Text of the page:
Friday, October 21, 2011

Jingū Marutamachi


Jingū Marutamachi is located right before the last stop on the Keihan line in the Kyoto direction, Demachiyanagi. Although the station is comparatively not very small (and the local, sub-express, and express trains all stop there), there is really not much within the station itself, not even a food stand or convenience store. After exiting the gate after arriving at Jingū Marutamachi, the main thing that catches your attention is the signs for the various historical sites in the area. Although there are many historical sites in this area, I chose to focus on the station's namesake, the Heian Shrine (Heian Jingū).

Park across from the shrine.
Jingū Marutamachi is the closest stop on the Keihan line to the Heian Shrine, but to get there, you have to walk along the station's other namesake, Marutamachi Street, first. After walking around fifteen minutes in the direction of the shrine, I found several other areas of importance in the area. Most of the road has the usual restaurants, cafes, and shops (although this one in particular caught my eye, as I know of another Blue Parrot back near my school in Gettysburg, Pennsylvania) as well as the city hall for the area. In addition, one of Kyoto University's dormitories is located less than five minutes from the station's exit, so the area immediately around the station seems to be home to some college students as well.
Closer to the shrine are more tourist-oriented shops and food stands, but the whole area itself struck me as more residential (or at least, less crowded) than Kiyomizu Temple or some of the other well-known temples and shrines in Kyoto. Directly across from the shrine entrance is a small park, which seems more catered to the people who live in the area rather than tourists as well. While I was at the park, there was a large group of Japanese college students playing tag around the park while mothers and daughters ate lunch together while sitting on the benches under the trees.  There was also a young girl learning to ride a bike with her father and brother, which once again reinforced the idea that the area is not so much for tourists as it is for those who actually live in the vicinity of the shrine. In addition, right near this park is the largest torii in Japan, which sits over the street across from the shrine itself.

Part of the Heian Shrine's gardens.
The Heian Shrine itself is quite large, and its large expanse of white gravel contrasts greatly with the bright red architecture of the shrine. In addition to the shrine itself are the shrine's gardens, which all focus around a large pond within the gardens. One woman I spoke to in the shrine suggested that I come back again later in the fall as well as in the spring to really see a better variance in the plant life in the gardens--when I was there there was only one tree with a hint of orange, so a return trip certainly is necessary!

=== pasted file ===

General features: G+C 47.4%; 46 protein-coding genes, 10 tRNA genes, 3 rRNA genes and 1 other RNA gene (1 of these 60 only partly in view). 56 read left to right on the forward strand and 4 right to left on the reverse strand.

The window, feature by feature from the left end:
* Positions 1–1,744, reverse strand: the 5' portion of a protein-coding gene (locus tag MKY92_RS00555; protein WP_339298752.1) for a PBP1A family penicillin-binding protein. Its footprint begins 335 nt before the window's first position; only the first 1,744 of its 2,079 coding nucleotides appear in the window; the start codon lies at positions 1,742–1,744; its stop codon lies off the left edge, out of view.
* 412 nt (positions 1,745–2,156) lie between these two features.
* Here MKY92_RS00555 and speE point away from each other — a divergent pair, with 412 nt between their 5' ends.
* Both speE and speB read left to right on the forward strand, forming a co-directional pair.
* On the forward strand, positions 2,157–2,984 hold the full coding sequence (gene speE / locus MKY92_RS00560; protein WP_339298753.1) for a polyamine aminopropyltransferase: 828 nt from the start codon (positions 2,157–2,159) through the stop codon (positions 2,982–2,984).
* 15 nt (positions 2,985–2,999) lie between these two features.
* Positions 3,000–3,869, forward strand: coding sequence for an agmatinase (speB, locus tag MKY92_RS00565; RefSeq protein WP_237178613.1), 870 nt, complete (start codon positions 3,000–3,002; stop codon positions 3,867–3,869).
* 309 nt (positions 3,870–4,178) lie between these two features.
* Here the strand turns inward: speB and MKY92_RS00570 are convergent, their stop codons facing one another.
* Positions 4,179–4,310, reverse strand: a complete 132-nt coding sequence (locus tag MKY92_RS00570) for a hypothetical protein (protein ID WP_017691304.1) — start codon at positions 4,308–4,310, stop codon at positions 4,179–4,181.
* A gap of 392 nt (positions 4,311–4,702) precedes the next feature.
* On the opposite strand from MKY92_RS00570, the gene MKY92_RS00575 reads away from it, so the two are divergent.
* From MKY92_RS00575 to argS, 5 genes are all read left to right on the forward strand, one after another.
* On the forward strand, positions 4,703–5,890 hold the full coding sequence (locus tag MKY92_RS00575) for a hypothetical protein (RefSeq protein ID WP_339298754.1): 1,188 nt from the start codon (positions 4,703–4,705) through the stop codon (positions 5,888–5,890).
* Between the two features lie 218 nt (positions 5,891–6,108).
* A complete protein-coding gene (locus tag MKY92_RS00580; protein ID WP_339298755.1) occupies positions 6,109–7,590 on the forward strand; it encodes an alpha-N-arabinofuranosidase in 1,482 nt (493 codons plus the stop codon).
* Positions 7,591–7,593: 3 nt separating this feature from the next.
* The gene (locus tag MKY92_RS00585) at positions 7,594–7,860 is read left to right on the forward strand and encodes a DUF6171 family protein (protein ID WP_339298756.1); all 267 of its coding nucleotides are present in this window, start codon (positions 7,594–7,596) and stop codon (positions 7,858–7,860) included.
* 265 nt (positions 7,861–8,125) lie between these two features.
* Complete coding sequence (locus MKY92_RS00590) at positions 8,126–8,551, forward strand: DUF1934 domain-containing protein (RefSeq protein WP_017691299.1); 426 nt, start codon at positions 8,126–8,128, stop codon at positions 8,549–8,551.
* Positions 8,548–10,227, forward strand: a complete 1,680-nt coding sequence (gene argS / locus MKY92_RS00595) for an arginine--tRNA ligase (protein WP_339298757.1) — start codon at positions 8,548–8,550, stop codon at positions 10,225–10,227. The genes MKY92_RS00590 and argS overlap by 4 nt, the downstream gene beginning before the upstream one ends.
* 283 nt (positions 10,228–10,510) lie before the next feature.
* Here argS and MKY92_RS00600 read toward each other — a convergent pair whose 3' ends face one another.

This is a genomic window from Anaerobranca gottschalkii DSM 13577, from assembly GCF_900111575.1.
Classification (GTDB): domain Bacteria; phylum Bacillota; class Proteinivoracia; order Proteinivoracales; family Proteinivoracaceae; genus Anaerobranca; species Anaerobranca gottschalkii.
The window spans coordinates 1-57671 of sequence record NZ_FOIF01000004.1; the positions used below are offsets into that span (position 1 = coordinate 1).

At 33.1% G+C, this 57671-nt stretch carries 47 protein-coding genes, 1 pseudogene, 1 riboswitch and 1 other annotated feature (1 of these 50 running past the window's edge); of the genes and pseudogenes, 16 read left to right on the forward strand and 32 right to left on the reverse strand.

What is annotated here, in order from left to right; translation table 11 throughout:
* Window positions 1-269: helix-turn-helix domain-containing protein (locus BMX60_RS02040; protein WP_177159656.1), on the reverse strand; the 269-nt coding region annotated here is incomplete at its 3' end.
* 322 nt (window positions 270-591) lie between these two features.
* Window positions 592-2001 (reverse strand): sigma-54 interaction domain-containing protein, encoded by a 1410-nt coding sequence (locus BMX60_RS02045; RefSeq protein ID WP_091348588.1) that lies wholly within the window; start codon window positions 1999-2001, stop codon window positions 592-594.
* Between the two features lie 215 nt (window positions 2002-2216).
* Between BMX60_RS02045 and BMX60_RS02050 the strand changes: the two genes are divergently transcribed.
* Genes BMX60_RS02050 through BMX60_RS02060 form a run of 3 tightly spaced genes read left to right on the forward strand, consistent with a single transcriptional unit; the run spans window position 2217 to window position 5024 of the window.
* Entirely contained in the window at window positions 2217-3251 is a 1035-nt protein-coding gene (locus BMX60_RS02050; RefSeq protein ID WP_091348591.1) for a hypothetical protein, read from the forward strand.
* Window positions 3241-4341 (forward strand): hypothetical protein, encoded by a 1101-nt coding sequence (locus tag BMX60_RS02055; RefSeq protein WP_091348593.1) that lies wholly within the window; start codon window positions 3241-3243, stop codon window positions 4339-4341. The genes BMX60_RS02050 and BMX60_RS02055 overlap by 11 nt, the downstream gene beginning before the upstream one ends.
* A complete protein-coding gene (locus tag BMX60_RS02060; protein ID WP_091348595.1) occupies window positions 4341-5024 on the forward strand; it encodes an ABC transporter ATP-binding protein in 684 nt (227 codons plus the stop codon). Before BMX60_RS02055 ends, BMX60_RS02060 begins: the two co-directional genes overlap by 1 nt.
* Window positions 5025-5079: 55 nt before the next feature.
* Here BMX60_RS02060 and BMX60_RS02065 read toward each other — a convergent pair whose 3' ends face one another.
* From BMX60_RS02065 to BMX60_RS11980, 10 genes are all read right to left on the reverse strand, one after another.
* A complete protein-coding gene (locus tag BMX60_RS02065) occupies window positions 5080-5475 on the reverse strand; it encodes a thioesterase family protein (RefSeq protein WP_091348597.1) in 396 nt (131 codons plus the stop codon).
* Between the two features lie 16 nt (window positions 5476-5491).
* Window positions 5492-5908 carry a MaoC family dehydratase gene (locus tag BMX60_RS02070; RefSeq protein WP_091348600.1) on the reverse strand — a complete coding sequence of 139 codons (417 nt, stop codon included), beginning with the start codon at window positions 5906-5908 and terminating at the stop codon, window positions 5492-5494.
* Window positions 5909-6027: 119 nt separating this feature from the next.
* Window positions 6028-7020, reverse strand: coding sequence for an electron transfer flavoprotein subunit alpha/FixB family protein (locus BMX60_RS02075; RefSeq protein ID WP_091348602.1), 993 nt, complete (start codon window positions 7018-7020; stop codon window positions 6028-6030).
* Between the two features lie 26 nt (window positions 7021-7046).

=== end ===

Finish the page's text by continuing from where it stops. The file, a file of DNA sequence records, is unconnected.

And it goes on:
A final note about the shrine is that it is the site of the Jidai Matsuri, which actually happens tomorrow!

Finally, right next to the station exit itself is a bridge, beneath which seems to be a popular hang out spot for couples, friends, and just those who want to ride their bikes along the river. While Jingū Marutamachi is quite a distance from Hirakata, the various shrines and museums right near this station certainly make it an area worth visiting.

Marutamachi Bridge.

View from Marutamachi Bridge.

Friday, October 7, 2011

portrait of a japanese person

Like a lot of the foreign students at Kansai Gaidai, I've met a lot of Japanese students in the CIE lounge ever since I first came to the campus.  The problem is that because we keep meeting so many people, it's hard to have conversations with other people besides short, simple small talk unless you can find a common interest.  That being said, I have made a lot of Japanese friends with similar interests as me who I've had the chance to meet up with outside of Kansai Gaidai, one of those people being my friend Asuka.

I first met Asuka when she and her friend, Ayaka, started up a conversation with me and my friends from my home university, Gettysburg College.  When we said we went to school in Pennsylvania, they didn't seem to know a whole lot about the area, but when we mentioned that we went to Gettysburg College, it turned out that they both were friends with a guy named Gus, who had graduated from Gettysburg College this past spring.  Not only did we know him, but one of my friends and I had recently been in the same Japanese history class as him!  It was such a coincidence that we all happened to know someone from my home university, even though we had met at different times and in different places.  Having this in common really helped to bring us together--to think, if we hadn't mentioned our university then, we might not have ever realized this!

Asuka is a third-year student at Kansai Gaidai, and she studied abroad at the University of Victoria in British Columbia, Canada, so her English is already really good--we can all gossip and have girl talk together without much of a language barrier! Asuka is always smiling and laughing and can always lift our moods when we talk with her after our classes.

Since we first met, Asuka, my friends, and I have hung out around campus and have had lunch together several times, but we've also met outside of Kansai Gaidai as well.  For instance, last Friday we all went to Hirakata Station for dinner and karaoke to celebrate the fact that it was finally Friday. (Asuka is also amazing at karaoke!! She put us all to shame with her amazing voice!)

Even though I've met a lot of people since I came to Kansai Gaidai, Asuka is one person who I've really had a chance to get to know better, and I hope we will be able to get to know each other even more during my time abroad here.